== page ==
It’s the Little Things That Make (Or Break) Remote Leaders

It’s the Little Things That Make (Or Break) Remote Leaders

This is a contributing article by Kevin Eikenberry and Wayne Turmel.

Kevin Eikenberry is founder and Chief Potential Officer of ​The Kevin Eikenberry Group.​ He’s been named one of Inc.com’s Top 100 Leadership and Management Experts in the World, and is the author of several books, including ​Remarkable Leadership.

Wayne Turmel is the co-founder (along with Kevin)  of ​The Remote Leadership Institute​ and the author of many books, including ATD’s ​10 Steps to Successful Virtual Presentations.

​Kevin and Wayne have created the definitive guide to success for remote leaders, ​The Long-Distance Leader: Rules for Remarkable Remote Leadership.


Leading a remote team across miles and time zones can feel like an entirely different job than when everyone is located in the same place. It’s not… but it sure does feel like it. In ​The Long-Distance Leader: Rules for Remarkable Remote Leadership we talk a lot about how the job of leading people and projects is more the same as traditional management, but the differences matter in unexpected ways.

For example, if you go down the list of behaviors good leaders should exhibit, distance doesn’t really matter. Need to coach employees? Check. Need to set goals and expectations? You bet. Communicate effectively and often? Sure. As we point out continually, ​what we need to do doesn’t change based on where our people are located. The difference lies ​in how we do it.​ That’s where little differences have out-sized consequences.

Are you on the right side of the road?

We use a fun example in the book to make this point. If you’ve ever driven in the UK (or if you’re British and risked your neck on North American streets) you know that it is not that different from driving at home, except that the little differences can get you killed.

Taken in total, driving anywhere in the world is the same. You have a car with all the same equipment—except the gear shift is on the “wrong” side, but you can handle that with a little practice. You still have to get in your lane and move in the same direction as everyone else. Sure, it’s not the direction you’re used to, but the road is marked and as long as you drive so you can read the signs you’re fine. What’s the problem?

The challenge lies in our having to think about and re-examine activities we do unconsciously. For example, on London sidewalks (at least in tourist-y areas) they have little arrows painted on the ground and a reminder that traffic comes from “this way.” Why? Because too many people have stepped off a curb while dutifully looking to their left…. Only to get hit by a bus coming from the other direction. Those travelers knew there was traffic, they knew to look for it, but they unconsciously looked the way they were used to, rather than take new circumstances into account. When you pull out of the parking space in Brighton, which way are you looking?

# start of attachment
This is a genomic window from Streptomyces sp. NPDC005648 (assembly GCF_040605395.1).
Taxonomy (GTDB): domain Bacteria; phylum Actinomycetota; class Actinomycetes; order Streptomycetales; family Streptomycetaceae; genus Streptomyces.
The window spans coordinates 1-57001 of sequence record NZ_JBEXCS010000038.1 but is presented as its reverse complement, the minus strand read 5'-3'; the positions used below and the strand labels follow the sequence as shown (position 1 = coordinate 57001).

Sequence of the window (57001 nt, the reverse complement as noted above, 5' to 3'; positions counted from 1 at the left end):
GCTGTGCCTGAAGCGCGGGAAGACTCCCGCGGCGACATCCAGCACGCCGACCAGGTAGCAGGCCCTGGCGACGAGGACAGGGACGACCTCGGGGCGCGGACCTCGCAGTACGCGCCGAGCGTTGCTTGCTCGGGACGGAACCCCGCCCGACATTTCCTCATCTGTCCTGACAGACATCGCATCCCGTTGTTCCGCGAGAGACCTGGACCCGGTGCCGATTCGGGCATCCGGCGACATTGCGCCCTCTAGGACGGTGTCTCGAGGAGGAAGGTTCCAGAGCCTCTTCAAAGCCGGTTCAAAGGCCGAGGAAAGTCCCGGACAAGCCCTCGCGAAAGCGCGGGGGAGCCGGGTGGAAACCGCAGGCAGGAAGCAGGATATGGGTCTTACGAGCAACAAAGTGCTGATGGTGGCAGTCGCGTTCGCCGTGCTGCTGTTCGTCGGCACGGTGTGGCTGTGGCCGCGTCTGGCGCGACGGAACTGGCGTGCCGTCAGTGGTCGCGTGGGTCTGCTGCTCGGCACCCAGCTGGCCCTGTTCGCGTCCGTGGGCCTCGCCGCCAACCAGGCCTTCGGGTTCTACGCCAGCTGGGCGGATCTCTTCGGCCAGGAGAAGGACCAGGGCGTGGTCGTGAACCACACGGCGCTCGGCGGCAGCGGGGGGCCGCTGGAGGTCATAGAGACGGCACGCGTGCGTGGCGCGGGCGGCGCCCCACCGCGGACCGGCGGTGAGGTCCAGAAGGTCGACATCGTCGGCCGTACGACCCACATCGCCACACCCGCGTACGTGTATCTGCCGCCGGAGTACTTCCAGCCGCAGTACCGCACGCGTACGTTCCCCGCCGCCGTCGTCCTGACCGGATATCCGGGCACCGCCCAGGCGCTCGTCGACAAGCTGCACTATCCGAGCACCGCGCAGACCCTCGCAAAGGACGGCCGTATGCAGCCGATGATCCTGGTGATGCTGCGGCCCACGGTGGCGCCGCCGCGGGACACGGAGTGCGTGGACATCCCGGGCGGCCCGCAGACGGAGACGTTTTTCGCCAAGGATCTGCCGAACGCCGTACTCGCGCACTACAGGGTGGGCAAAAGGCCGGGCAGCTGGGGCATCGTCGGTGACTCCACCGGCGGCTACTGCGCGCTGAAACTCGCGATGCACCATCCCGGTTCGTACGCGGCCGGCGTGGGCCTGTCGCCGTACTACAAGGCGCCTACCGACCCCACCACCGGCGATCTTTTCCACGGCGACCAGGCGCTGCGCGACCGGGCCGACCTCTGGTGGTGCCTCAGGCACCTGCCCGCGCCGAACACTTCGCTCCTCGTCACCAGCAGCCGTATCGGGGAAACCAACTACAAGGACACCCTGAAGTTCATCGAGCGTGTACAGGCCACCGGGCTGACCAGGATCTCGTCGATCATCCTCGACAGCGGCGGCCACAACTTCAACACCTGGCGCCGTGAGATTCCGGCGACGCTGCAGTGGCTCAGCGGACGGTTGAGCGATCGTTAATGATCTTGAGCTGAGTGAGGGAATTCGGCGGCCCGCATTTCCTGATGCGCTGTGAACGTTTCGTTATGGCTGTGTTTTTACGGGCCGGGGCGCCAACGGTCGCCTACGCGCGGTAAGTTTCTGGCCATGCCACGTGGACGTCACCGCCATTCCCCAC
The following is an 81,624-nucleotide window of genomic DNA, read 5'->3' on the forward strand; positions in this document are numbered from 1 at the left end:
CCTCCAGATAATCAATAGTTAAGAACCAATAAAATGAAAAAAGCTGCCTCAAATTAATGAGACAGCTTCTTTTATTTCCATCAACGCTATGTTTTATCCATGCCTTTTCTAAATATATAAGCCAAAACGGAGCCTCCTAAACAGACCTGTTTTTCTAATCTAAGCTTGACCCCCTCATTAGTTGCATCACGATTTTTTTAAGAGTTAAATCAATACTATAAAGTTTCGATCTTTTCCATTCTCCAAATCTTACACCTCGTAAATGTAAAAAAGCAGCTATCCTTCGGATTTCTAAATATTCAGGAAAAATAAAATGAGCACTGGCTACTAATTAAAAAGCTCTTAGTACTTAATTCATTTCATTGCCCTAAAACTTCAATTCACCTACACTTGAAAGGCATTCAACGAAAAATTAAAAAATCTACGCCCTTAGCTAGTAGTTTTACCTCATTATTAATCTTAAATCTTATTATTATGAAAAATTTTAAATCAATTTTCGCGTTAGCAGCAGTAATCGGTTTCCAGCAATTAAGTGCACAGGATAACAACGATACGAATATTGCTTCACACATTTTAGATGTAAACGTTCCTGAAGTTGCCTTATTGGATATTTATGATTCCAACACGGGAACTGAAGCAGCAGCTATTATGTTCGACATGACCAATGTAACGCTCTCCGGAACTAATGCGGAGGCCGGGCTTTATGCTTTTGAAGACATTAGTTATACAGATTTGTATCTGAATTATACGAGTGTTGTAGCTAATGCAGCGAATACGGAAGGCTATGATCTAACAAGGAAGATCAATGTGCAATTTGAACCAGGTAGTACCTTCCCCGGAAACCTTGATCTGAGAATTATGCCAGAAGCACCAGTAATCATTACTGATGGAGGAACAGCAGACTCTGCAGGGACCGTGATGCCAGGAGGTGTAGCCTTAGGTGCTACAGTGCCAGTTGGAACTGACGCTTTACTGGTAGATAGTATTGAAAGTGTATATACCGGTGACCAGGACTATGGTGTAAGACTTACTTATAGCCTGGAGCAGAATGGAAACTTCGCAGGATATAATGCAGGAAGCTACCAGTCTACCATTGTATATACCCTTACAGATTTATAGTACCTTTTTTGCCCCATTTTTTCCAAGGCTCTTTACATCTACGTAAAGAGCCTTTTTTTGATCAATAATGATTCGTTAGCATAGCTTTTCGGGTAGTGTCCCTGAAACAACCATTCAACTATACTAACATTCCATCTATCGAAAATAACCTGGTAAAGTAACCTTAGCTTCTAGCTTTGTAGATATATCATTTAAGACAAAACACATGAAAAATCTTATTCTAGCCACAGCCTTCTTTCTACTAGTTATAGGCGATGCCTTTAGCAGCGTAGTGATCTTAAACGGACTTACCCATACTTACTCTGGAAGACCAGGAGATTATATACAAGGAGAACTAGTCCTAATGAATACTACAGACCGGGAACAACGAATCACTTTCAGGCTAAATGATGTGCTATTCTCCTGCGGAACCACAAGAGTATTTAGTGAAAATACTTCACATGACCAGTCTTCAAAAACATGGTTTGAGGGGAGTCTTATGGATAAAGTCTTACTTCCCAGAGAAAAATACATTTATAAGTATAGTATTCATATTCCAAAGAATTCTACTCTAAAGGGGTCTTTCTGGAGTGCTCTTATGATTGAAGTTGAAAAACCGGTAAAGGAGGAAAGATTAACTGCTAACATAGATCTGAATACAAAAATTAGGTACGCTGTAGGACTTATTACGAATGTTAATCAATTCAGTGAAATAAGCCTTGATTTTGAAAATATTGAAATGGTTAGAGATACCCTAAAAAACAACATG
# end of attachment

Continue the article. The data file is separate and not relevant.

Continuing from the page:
Don’t assume. Be intentional.

The same happens when working remotely. We know that we need to clearly communicate goals and expectations. Still, when we tell this to someone face to face, we not only transfer the information to the other person, we can gauge their reactions, which further dictates our own actions. If they look confused, or angry, we may need to adjust our message or reword the request. When we send an email, though, we have no way of knowing how it was received. We sent it and we go on our merry way, unaware of potential misunderstandings or the long-term impact on the reader.

We may delegate a task, assuming that we will monitor performance the same way we always have—by checking in periodically. But asking a question verbally, and getting an oral as well as a non-verbal response, is very different than sending an email and getting a one-word answer. We may think we’re still communicating clearly, but the small differences (email vs face to face) can have a huge impact on our success.

In ​The Long-Distance Leade the first of 19 rules is “Think leadership first, location second.” In other words, you need to be focused on your role as leader and what has to happen to get the desired outcome. This doesn’t mean that the fact that you’re working remotely is unimportant. Far from it. It does mean, though, that if you have your priorities in line, it’s easier to stop and be mindful of how working apart from your team can impact your success, and what you’ll have to differently.

After all, if you aren’t intentional about how you and your team work together, and assume everything is the same as it’s always been, you’d better watch out for that bus coming the other way.

Please note: I reserve the right to delete comments that are offensive or off-topic.

  • Interesting topic. Thanks for sharing Wayne and Kevin’s insights. Terrific analogy with the UK traffic paterns.

    • Glad you enjoyed the read. I really liked the topic and thought it could add value to the readers.